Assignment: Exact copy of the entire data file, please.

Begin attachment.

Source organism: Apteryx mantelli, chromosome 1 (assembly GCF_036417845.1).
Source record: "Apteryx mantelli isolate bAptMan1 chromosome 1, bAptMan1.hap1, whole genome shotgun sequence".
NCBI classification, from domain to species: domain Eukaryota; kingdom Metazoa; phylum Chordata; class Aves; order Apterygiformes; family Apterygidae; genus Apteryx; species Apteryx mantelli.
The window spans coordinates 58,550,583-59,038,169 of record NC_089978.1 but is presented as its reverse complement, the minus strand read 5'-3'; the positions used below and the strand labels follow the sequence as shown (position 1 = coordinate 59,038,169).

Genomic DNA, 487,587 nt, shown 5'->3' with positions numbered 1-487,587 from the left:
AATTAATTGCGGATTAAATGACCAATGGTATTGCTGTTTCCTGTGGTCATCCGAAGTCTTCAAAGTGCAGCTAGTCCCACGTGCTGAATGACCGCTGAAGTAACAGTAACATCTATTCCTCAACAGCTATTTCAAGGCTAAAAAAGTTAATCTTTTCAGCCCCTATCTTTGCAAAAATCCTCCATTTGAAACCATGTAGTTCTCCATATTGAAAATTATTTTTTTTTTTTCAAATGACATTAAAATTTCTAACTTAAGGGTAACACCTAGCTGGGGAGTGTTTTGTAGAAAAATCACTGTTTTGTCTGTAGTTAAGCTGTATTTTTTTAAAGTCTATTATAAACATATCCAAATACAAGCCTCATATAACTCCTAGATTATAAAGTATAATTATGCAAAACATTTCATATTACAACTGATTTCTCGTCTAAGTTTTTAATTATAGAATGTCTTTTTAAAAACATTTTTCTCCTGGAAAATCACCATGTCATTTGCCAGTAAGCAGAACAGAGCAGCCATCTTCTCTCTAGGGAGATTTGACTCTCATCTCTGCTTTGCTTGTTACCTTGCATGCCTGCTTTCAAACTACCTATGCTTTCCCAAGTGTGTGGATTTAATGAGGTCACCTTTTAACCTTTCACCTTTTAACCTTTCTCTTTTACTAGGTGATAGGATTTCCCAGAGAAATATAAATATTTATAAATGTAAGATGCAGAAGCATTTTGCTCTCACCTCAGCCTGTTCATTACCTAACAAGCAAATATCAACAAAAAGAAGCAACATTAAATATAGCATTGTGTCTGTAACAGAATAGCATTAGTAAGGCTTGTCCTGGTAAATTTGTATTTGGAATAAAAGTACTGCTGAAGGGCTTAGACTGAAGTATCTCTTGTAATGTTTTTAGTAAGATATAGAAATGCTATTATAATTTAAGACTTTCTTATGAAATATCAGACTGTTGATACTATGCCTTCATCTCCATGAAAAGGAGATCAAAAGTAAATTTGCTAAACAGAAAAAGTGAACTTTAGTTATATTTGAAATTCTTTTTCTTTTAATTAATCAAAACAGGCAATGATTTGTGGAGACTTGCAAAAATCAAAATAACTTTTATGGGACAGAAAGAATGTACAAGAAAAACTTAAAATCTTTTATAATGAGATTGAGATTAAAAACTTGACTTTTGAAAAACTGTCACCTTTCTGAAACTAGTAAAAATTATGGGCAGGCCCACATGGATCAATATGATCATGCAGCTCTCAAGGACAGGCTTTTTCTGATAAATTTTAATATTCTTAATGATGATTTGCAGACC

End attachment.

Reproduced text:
Source organism: Apteryx mantelli, chromosome 1 (assembly GCF_036417845.1).
Source record: "Apteryx mantelli isolate bAptMan1 chromosome 1, bAptMan1.hap1, whole genome shotgun sequence".
NCBI classification, from domain to species: domain Eukaryota; kingdom Metazoa; phylum Chordata; class Aves; order Apterygiformes; family Apterygidae; genus Apteryx; species Apteryx mantelli.
The window spans coordinates 58,550,583-59,038,169 of record NC_089978.1 but is presented as its reverse complement, the minus strand read 5'-3'; the positions used below and the strand labels follow the sequence as shown (position 1 = coordinate 59,038,169).

Genomic DNA, 487,587 nt, shown 5'->3' with positions numbered 1-487,587 from the left:
AATTAATTGCGGATTAAATGACCAATGGTATTGCTGTTTCCTGTGGTCATCCGAAGTCTTCAAAGTGCAGCTAGTCCCACGTGCTGAATGACCGCTGAAGTAACAGTAACATCTATTCCTCAACAGCTATTTCAAGGCTAAAAAAGTTAATCTTTTCAGCCCCTATCTTTGCAAAAATCCTCCATTTGAAACCATGTAGTTCTCCATATTGAAAATTATTTTTTTTTTTTCAAATGACATTAAAATTTCTAACTTAAGGGTAACACCTAGCTGGGGAGTGTTTTGTAGAAAAATCACTGTTTTGTCTGTAGTTAAGCTGTATTTTTTTAAAGTCTATTATAAACATATCCAAATACAAGCCTCATATAACTCCTAGATTATAAAGTATAATTATGCAAAACATTTCATATTACAACTGATTTCTCGTCTAAGTTTTTAATTATAGAATGTCTTTTTAAAAACATTTTTCTCCTGGAAAATCACCATGTCATTTGCCAGTAAGCAGAACAGAGCAGCCATCTTCTCTCTAGGGAGATTTGACTCTCATCTCTGCTTTGCTTGTTACCTTGCATGCCTGCTTTCAAACTACCTATGCTTTCCCAAGTGTGTGGATTTAATGAGGTCACCTTTTAACCTTTCACCTTTTAACCTTTCTCTTTTACTAGGTGATAGGATTTCCCAGAGAAATATAAATATTTATAAATGTAAGATGCAGAAGCATTTTGCTCTCACCTCAGCCTGTTCATTACCTAACAAGCAAATATCAACAAAAAGAAGCAACATTAAATATAGCATTGTGTCTGTAACAGAATAGCATTAGTAAGGCTTGTCCTGGTAAATTTGTATTTGGAATAAAAGTACTGCTGAAGGGCTTAGACTGAAGTATCTCTTGTAATGTTTTTAGTAAGATATAGAAATGCTATTATAATTTAAGACTTTCTTATGAAATATCAGACTGTTGATACTATGCCTTCATCTCCATGAAAAGGAGATCAAAAGTAAATTTGCTAAACAGAAAAAGTGAACTTTAGTTATATTTGAAATTCTTTTTCTTTTAATTAATCAAAACAGGCAATGATTTGTGGAGACTTGCAAAAATCAAAATAACTTTTATGGGACAGAAAGAATGTACAAGAAAAACTTAAAATCTTTTATAATGAGATTGAGATTAAAAACTTGACTTTTGAAAAACTGTCACCTTTCTGAAACTAGTAAAAATTATGGGCAGGCCCACATGGATCAATATGATCATGCAGCTCTCAAGGACAGGCTTTTTCTGATAAATTTTAATATTCTTAATGATGATTTGCAGACC